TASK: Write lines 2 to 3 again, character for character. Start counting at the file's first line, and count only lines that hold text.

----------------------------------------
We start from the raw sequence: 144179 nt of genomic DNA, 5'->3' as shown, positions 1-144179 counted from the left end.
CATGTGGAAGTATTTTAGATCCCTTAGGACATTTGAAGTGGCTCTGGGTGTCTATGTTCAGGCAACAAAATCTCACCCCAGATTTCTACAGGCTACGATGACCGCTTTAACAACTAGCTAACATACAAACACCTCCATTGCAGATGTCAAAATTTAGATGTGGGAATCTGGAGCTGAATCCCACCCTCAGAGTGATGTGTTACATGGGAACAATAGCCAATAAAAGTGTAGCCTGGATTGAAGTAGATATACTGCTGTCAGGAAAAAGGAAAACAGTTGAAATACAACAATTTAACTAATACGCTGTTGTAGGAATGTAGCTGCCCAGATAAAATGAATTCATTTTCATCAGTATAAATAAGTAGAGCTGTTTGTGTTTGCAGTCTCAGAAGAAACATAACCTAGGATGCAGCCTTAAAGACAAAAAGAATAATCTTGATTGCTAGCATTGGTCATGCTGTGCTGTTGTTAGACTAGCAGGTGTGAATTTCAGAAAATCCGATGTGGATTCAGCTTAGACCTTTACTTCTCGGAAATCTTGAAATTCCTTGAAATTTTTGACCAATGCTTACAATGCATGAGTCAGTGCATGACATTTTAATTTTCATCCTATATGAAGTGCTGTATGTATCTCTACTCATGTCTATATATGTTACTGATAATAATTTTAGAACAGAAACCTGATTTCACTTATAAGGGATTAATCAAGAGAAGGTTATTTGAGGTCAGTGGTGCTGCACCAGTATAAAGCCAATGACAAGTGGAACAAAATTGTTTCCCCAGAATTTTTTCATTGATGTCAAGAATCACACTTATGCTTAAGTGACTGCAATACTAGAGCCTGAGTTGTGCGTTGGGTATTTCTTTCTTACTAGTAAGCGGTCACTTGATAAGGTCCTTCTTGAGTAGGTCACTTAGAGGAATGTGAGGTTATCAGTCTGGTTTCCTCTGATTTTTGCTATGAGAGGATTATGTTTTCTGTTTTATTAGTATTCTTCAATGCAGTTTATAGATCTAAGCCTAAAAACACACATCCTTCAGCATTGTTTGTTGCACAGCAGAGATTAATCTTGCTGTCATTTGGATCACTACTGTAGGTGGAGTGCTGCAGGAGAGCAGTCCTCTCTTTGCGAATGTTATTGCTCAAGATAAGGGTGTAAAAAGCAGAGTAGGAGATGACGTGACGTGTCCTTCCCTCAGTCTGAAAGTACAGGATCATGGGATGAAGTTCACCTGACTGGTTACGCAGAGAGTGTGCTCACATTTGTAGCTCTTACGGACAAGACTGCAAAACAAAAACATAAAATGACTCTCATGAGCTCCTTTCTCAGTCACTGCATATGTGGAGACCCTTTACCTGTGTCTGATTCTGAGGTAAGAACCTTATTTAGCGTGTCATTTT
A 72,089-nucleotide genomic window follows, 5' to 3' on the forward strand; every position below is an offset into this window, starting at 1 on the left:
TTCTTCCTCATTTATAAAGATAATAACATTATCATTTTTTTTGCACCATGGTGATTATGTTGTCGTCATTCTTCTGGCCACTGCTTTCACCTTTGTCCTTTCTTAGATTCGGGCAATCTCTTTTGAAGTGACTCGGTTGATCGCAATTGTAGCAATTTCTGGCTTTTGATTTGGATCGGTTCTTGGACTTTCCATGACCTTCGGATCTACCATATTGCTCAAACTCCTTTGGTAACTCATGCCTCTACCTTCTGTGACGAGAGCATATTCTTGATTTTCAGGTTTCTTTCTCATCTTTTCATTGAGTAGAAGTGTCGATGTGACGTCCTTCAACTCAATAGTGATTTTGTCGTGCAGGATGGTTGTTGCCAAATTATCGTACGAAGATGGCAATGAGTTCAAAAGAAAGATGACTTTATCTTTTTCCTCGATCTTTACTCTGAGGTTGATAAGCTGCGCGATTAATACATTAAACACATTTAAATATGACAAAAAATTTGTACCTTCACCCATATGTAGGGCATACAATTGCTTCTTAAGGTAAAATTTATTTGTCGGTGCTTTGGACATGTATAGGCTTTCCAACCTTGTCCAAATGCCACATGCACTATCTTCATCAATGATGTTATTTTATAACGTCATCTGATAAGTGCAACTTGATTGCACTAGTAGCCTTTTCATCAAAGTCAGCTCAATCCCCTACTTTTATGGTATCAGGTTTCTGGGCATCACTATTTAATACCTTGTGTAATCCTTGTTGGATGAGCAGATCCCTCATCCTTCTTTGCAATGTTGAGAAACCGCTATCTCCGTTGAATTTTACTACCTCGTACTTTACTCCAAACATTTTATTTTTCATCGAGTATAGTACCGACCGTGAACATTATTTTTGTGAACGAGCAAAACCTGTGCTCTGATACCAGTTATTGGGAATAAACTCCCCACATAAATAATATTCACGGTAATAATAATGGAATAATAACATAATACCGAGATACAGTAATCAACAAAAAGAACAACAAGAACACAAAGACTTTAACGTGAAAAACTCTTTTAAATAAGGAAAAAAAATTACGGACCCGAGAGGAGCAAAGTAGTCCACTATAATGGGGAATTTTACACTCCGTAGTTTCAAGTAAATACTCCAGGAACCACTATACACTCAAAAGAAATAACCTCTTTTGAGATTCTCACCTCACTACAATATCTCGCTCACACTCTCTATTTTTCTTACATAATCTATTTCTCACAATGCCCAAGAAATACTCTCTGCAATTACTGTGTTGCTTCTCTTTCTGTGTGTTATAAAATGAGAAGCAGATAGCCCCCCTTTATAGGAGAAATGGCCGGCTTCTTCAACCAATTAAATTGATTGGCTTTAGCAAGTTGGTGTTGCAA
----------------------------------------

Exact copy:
CATGTGGAAGTATTTTAGATCCCTTAGGACATTTGAAGTGGCTCTGGGTGTCTATGTTCAGGCAACAAAATCTCACCCCAGATTTCTACAGGCTACGATGACCGCTTTAACAACTAGCTAACATACAAACACCTCCATTGCAGATGTCAAAATTTAGATGTGGGAATCTGGAGCTGAATCCCACCCTCAGAGTGATGTGTTACATGGGAACAATAGCCAATAAAAGTGTAGCCTGGATTGAAGTAGATATACTGCTGTCAGGAAAAAGGAAAACAGTTGAAATACAACAATTTAACTAATACGCTGTTGTAGGAATGTAGCTGCCCAGATAAAATGAATTCATTTTCATCAGTATAAATAAGTAGAGCTGTTTGTGTTTGCAGTCTCAGAAGAAACATAACCTAGGATGCAGCCTTAAAGACAAAAAGAATAATCTTGATTGCTAGCATTGGTCATGCTGTGCTGTTGTTAGACTAGCAGGTGTGAATTTCAGAAAATCCGATGTGGATTCAGCTTAGACCTTTACTTCTCGGAAATCTTGAAATTCCTTGAAATTTTTGACCAATGCTTACAATGCATGAGTCAGTGCATGACATTTTAATTTTCATCCTATATGAAGTGCTGTATGTATCTCTACTCATGTCTATATATGTTACTGATAATAATTTTAGAACAGAAACCTGATTTCACTTATAAGGGATTAATCAAGAGAAGGTTATTTGAGGTCAGTGGTGCTGCACCAGTATAAAGCCAATGACAAGTGGAACAAAATTGTTTCCCCAGAATTTTTTCATTGATGTCAAGAATCACACTTATGCTTAAGTGACTGCAATACTAGAGCCTGAGTTGTGCGTTGGGTATTTCTTTCTTACTAGTAAGCGGTCACTTGATAAGGTCCTTCTTGAGTAGGTCACTTAGAGGAATGTGAGGTTATCAGTCTGGTTTCCTCTGATTTTTGCTATGAGAGGATTATGTTTTCTGTTTTATTAGTATTCTTCAATGCAGTTTATAGATCTAAGCCTAAAAACACACATCCTTCAGCATTGTTTGTTGCACAGCAGAGATTAATCTTGCTGTCATTTGGATCACTACTGTAGGTGGAGTGCTGCAGGAGAGCAGTCCTCTCTTTGCGAATGTTATTGCTCAAGATAAGGGTGTAAAAAGCAGAGTAGGAGATGACGTGACGTGTCCTTCCCTCAGTCTGAAAGTACAGGATCATGGGATGAAGTTCACCTGACTGGTTACGCAGAGAGTGTGCTCACATTTGTAGCTCTTACGGACAAGACTGCAAAACAAAAACATAAAATGACTCTCATGAGCTCCTTTCTCAGTCACTGCATATGTGGAGACCCTTTACCTGTGTCTGATTCTGAGGTAAGAACCTTATTTAGCGTGTCATTTT
A 72,089-nucleotide genomic window follows, 5' to 3' on the forward strand; every position below is an offset into this window, starting at 1 on the left: